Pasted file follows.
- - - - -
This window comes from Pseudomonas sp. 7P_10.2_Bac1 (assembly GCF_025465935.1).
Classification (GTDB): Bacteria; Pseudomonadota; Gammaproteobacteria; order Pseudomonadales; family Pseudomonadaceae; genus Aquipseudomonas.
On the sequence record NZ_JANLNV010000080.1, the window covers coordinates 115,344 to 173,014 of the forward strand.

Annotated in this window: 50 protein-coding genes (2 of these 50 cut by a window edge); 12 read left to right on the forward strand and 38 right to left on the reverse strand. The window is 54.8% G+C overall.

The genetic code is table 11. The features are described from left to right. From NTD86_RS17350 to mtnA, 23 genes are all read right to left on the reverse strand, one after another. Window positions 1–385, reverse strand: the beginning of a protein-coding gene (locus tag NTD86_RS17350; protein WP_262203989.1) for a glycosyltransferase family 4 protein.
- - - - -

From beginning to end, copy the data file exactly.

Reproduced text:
This window comes from Pseudomonas sp. 7P_10.2_Bac1 (assembly GCF_025465935.1).
Classification (GTDB): Bacteria; Pseudomonadota; Gammaproteobacteria; order Pseudomonadales; family Pseudomonadaceae; genus Aquipseudomonas.
On the sequence record NZ_JANLNV010000080.1, the window covers coordinates 115,344 to 173,014 of the forward strand.

Annotated in this window: 50 protein-coding genes (2 of these 50 cut by a window edge); 12 read left to right on the forward strand and 38 right to left on the reverse strand. The window is 54.8% G+C overall.

The genetic code is table 11. The features are described from left to right. From NTD86_RS17350 to mtnA, 23 genes are all read right to left on the reverse strand, one after another. Window positions 1–385, reverse strand: the beginning of a protein-coding gene (locus tag NTD86_RS17350; protein WP_262203989.1) for a glycosyltransferase family 4 protein.